Review: Pearl of China

Pearl of China

Pearl of China
By Anchee Min
(Bloomsbury USA, Paperback, 9781608193127, March 2011, 304pp.)

The Short of It:

Interesting premise but poorly executed.

The Rest of It:

It is the end of the nineteenth century and China is riding on the crest of great change, but for nine-year-old Willow, the only child of a destitute family in the small southern town of Chin-kiang, nothing ever seems to change. Until the day she meets Pearl, the eldest daughter of a zealous American missionary.

The “Pearl” referenced in that blurb is Pearl S. Buck, author of The Good Earth and numerous other novels. The story follows the lives of Willow and Pearl. This includes their marriages to horrible men, Willow’s imprisonment over refusing to denounce Pearl’s work, and Pearl’s rise as a writer. Some of the novel is based on fact, but the friendship itself is total fiction, which I was disappointed to learn.

The historical bits about Mao’s Red Revolution and particularly the bits about his wife, were fascinating but not fleshed out. There were numerous gaps in the storyline. In real life, Pearl was a visionary. Highly revered for her humanitarian efforts yet in the story, her life almost took a backseat to Willow’s. Min was forced to denounce Buck’s work so perhaps this book was her way of paying homage to the writer. I’m not sure she succeeded, but what she did do was make me want to read The Good Earth.

In additional to the gaps in storyline, the writing itself  is a classic example of “telling” and not “showing.” Min tells you all about these horrible marriages yet she shares nothing about them. I never get a feel for the situation that these women are in. Even the imprisonment, which I’m sure would have been a harrowing experience for anyone, is glossed over with just a few sentences telling us how horrible it was.

Pearl of China was my book club’s pick for July. What could have been a fabulous read, ended up being a thin outline of historical facts with a underdeveloped story thrown in for good measure. I can’t recommend this book, although it did provide quite a bit for us to discuss at our meeting.

Source: Borrowed.

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24 thoughts on “Review: Pearl of China”

  1. I really enjoyed The Good Earth so I had such high hopes for this book. It will definitely be interesting to hear what the other book club members thought of it. Thanks for the honest review!

  2. Ah, too bad. I was vaguely interested in this one, but doubt I’d go out of my way to get a copy. I did enjoy her Red Azalea when my book club read it ages ago.

  3. This is surprising. After hearing Min speak at a writer’s festival last winter, I was totally blown away by her storytelling skills. She is really animated and funny. It’s too bad her personality doesn’t translate to the page…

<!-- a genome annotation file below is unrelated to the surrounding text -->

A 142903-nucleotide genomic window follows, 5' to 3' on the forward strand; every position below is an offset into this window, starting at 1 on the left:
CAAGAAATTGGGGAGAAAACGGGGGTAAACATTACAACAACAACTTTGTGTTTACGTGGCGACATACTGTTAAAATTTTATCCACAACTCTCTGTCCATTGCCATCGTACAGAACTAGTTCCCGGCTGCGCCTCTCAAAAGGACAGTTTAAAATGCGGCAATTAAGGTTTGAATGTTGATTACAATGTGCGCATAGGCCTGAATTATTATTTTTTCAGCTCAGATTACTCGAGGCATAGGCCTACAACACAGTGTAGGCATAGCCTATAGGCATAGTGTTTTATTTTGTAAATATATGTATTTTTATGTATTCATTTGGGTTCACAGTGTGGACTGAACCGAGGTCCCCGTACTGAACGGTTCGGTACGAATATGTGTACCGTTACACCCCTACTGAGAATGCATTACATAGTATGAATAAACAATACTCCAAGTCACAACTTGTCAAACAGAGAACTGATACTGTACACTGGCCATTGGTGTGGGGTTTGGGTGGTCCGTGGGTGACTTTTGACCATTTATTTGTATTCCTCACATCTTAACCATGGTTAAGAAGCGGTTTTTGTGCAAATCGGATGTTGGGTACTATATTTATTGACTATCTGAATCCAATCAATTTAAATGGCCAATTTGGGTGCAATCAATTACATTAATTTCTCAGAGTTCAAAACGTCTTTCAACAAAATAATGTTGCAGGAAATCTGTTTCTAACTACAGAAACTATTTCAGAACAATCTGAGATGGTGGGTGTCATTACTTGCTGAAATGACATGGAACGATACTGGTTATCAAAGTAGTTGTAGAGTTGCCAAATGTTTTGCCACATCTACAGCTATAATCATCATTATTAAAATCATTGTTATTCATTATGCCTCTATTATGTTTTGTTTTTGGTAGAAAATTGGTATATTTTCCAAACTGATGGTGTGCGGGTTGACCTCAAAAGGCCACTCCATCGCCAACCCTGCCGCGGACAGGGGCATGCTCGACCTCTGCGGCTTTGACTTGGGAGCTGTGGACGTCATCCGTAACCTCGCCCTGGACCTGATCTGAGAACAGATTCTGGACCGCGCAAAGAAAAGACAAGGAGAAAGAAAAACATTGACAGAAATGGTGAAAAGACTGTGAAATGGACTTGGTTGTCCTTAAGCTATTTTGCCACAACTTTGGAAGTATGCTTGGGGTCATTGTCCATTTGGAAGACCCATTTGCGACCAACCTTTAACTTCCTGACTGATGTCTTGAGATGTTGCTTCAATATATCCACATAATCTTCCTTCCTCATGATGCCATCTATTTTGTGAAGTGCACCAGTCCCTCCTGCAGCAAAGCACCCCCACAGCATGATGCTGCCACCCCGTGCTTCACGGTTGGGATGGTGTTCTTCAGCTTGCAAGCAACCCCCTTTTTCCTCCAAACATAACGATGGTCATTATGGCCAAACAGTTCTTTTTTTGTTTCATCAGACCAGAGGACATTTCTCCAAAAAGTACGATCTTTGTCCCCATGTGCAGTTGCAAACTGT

1. Someone in my book club also heard her speak, and said the same thing. That she was really wonderful to listen to. We all felt that this book was interesting, yet it didn’t seem as if any effort was made to tell a story.

  4. I think my old boss read this one – can’t remember what she thought about it, but it’s been on my list. I’ll likely still try it, but I appreciate your thoughts on it. Sounds like it might not be a good book to suggest for book group.

  5. I was kind of looking forward to this one, but now I’m not sure. I didn’t realize the friendship was fiction and all those issues you mentioned are sure to bother me. Oh well. Nice review!

  6. I find it disappointing Willow and Pearl’s friendship is complete fiction and I haven’t read it yet. But this book seems to have several other problems. Pearl S. buck had such a fascinating and full life so it strikes me as strange that it’s almost as if the author had difficulty writing about her. Too bad. I appreciated your review. Thanks!

  7. I liked The Good Earth but I think that I’ll skip this one. I find that some of our best book club discussions are on books that many of us don’t like so I can imagine that you had a good discussion. I hope that your next book club pick is better.

  8. Nothing worse than a great premise that is poorly executed. It always makes me want to give the premise to a different writer to see if they can give me the book I was hoping to read.

  9. This seems to be one people really disagree one. Jill from Rhapsody in Books Weblog spoke so lovingly of it that when I expressed interest in it, she sent it to me. I haven’t gotten to it yet and now I’m a little leary.

  10. Yep. It was a total letdown. I don’t often say this, but I felt the book was too short. There was so much that could have been included to make it more interesting.

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